A group of vampires travels to the desert to resurrect Dracula. In his resurrected form, he is called Drake, and he has new gifts, including the ability to exist in daylight.
The vampires launch a campaign against their nemesis, Blade, and his mentor, Whistler. Blade and Whistler's only hope is to team with the Nightstalkers, a group of human vampire hunters lead by Whistler's daughter, Abigail and Hannibal King, a somewhat erratic ex-vampire.
But can Blade stand up to the father of all vampires, the original, Dracula himself?
The start of this film had me interested. The idea of the vampires using their familiars to turn the humans against Blade, so that he was fighting a battle from two fronts, well it was genius. I enjoyed the concept that the humans were no longer just weak creatures, waiting to be either killed or protected, but actually capable of fighting and protecting themselves.
The addition of Jessica Biel to the cast was also very interesting. Apart from Kate Beckinsale, Biel is the only other actress that has managed to portray a strong female character in these vampire style movies.
The plot in itself was very much just a continuation of the second film, where the vampires are trying to become immune to their weaknesses, but it very quickly became obvious that they had no real storyline to it. I was rather disappointed to have the quality drop so rapidly. Ryan Reynolds did little for me; the arrogance and reckless nature of his character, was more irritating than humourous.
The fighting scenes were still to quite a high standard, and were fun to watch, but you can't help but feel sword fights are rather pointless in the age of projectile weapons. The initial plot was so engaging, that I hope that this film gets remade in years to come, with a better follow up story, but this ending to the trilogy failed to really provide a satisfying closure.
Okay, I adored this movie, I loved the special effects, the humour, oh, and a slightly undressed Ryan Reynolds...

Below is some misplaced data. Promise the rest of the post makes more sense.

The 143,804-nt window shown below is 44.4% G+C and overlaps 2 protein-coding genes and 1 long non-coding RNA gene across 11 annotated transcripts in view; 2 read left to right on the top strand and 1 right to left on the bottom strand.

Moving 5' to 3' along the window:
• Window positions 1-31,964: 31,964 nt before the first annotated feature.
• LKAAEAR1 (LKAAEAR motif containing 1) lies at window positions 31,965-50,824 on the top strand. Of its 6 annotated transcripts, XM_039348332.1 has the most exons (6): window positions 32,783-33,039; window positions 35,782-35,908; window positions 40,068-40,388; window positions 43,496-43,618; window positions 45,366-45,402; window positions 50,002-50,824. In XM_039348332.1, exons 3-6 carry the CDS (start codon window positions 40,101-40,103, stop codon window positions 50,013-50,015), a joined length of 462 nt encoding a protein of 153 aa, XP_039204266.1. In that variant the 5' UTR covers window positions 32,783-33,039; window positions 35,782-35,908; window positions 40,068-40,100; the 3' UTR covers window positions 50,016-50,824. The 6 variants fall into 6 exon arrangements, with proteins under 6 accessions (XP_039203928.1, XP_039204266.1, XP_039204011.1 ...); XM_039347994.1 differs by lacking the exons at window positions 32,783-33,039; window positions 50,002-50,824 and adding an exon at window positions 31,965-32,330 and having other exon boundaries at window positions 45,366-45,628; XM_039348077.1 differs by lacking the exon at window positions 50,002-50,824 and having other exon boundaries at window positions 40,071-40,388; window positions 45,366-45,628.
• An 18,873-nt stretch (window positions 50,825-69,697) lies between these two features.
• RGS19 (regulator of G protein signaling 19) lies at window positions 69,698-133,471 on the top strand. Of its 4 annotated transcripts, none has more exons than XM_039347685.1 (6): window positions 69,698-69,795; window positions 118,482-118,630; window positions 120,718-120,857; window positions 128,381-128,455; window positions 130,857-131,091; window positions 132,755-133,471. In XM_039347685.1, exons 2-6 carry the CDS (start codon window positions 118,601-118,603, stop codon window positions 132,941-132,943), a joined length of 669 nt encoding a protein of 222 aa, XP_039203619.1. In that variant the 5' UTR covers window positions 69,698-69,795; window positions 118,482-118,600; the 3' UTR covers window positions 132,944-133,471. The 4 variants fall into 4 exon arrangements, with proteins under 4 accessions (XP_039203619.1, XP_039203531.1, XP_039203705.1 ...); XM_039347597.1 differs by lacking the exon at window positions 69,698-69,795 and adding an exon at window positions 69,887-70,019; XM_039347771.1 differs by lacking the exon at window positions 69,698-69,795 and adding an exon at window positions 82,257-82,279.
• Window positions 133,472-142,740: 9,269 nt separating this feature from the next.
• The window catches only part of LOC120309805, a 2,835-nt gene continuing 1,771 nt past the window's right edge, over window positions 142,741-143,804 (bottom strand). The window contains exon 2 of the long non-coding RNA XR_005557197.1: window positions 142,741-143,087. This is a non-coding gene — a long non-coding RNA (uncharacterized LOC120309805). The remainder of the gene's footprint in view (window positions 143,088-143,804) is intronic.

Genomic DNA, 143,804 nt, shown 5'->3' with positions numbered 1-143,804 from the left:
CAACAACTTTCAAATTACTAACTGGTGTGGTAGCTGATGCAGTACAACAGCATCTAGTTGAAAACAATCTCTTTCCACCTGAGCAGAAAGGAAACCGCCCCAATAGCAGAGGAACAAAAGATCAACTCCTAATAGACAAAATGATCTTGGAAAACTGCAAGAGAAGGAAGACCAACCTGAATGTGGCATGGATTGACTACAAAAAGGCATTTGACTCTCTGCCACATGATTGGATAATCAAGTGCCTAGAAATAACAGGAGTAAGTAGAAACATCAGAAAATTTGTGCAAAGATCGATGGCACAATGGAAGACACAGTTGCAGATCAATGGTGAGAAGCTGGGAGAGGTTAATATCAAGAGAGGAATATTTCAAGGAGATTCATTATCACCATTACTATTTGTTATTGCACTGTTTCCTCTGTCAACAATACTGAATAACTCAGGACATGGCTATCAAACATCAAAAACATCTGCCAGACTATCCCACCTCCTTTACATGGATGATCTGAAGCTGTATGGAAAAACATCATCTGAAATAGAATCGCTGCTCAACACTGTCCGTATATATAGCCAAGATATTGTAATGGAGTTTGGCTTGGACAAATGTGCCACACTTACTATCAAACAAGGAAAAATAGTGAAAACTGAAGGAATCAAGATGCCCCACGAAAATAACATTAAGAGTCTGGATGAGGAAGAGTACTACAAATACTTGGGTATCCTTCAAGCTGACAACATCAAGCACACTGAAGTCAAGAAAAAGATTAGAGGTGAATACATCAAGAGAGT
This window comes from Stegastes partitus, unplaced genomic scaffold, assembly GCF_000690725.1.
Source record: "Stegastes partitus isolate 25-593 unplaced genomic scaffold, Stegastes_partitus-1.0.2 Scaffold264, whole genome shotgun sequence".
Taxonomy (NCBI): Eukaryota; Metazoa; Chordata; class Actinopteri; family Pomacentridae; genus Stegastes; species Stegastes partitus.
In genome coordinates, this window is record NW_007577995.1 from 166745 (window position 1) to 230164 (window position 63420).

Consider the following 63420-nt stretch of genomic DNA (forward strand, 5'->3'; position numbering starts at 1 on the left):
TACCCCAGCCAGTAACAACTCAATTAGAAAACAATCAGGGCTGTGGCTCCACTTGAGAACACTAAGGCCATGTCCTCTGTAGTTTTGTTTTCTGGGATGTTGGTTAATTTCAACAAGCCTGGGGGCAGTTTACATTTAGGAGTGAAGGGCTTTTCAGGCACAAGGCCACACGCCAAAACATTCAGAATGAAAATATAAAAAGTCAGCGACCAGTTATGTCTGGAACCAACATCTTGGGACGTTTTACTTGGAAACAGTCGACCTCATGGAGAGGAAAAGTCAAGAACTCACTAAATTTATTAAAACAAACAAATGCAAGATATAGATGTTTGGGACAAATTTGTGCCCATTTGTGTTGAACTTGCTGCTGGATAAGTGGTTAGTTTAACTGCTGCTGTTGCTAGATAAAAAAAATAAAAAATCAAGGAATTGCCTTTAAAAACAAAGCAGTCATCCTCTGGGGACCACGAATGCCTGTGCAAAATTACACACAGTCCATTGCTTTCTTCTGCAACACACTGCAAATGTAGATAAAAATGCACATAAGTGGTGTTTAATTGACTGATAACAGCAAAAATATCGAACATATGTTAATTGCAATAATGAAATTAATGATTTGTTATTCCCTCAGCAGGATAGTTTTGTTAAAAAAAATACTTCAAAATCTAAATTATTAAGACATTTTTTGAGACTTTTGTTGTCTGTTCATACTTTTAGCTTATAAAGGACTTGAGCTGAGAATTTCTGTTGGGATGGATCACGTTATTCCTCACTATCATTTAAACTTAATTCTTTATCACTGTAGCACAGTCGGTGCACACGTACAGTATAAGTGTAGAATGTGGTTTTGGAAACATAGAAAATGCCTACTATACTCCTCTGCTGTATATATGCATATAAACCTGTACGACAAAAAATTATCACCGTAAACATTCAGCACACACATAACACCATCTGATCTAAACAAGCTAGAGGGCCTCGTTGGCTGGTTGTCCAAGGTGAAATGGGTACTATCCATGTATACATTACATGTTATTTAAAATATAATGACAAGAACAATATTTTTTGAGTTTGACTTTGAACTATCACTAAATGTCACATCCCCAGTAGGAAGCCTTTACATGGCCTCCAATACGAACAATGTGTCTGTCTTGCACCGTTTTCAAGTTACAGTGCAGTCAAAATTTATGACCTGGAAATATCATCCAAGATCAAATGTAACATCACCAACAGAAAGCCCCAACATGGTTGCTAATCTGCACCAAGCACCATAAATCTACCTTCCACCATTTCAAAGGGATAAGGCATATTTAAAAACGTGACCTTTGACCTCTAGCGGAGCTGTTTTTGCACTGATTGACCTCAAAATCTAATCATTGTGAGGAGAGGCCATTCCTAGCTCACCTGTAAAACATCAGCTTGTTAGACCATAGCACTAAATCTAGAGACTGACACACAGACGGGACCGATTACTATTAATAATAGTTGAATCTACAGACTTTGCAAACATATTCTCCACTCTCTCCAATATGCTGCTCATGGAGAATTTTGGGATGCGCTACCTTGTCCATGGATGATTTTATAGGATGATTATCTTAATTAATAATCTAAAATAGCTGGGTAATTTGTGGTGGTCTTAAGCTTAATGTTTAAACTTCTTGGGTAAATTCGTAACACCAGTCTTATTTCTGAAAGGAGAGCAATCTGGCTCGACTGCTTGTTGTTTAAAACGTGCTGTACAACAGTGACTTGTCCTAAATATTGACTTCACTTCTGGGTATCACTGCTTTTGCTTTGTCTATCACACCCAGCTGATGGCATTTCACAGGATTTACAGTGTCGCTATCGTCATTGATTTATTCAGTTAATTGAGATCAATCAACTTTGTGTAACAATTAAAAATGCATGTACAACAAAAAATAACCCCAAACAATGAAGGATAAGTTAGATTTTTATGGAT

Admittedly the plot was rather thin in (a lot of) places, and Wesley Snipes couldn't act his way out of a wet paper bag but there are things that make up for this - one of which being the previously mentioned Ryan Reynolds. The man has a delightfully dry humour that really makes this movie worth watching, not to mention exceptional comic timing. He does okay with the whole action thing as well.
But, if you want an awesome new action star? Check out Jessica Biel! She does a fantastic job as a butt-kicking vampire slayer, and she is pretty darn believeable...
Worth watching once... at least :)
OK, I LOVED the original Blade movie. It was unique, innovative, and almost believable. The sequel was a bit rank, with some seriously bad special effect scenes (particularly the ones with the jumping.) So it was with some trepidation that I sat down to watch this, the third installment of the Daywalker Saga.
About half way through I was starting to see some predictable plot elements showing up, and King's humour was really making me laugh. The guy is just messed-up in the head, giving him some seriously funny moments.
The action scenes were quite powerfully done, with some STUNNING sword scenes near the end, between Blade and Drake/Dracula... but the storyline was rather weak in places, showing obvious signs of the scriptwriters saying "Oh blast, what are we going to fill this empty bit with? Ah! Blood! Yes, more blood!" - as evidenced by the contents of the guarded warehouse. (No, I am NOT going to tell you what the vampire's "Ultimate Solution" is. But of course it'll involve blood, what doesn't in a vampire movie?)
Overall, this was not as good as the first movie, but not as sloppy or lame as the second, so it's not too bad really. I probably won't get this in my collection until it's in the bargain bins at the local DVD retailer.
Random listing from 'Movies'...
17 year old Marty McFly got home early last night. 30 years early.
Michael J. Fox stars as Marty McFly, a typical American teenager of the Eighties accidentally sent back to 1955 in a plutonium-powered DeLorean "time machine" invented by slightly mad scientist Christopher Lloyd.
During his often hysterical, always amazing trip back in time, Marty must make certain his teenage parents-to-be, Crispin Glover and Lea Thompson, meet and fall in love - so he can get back to the future.
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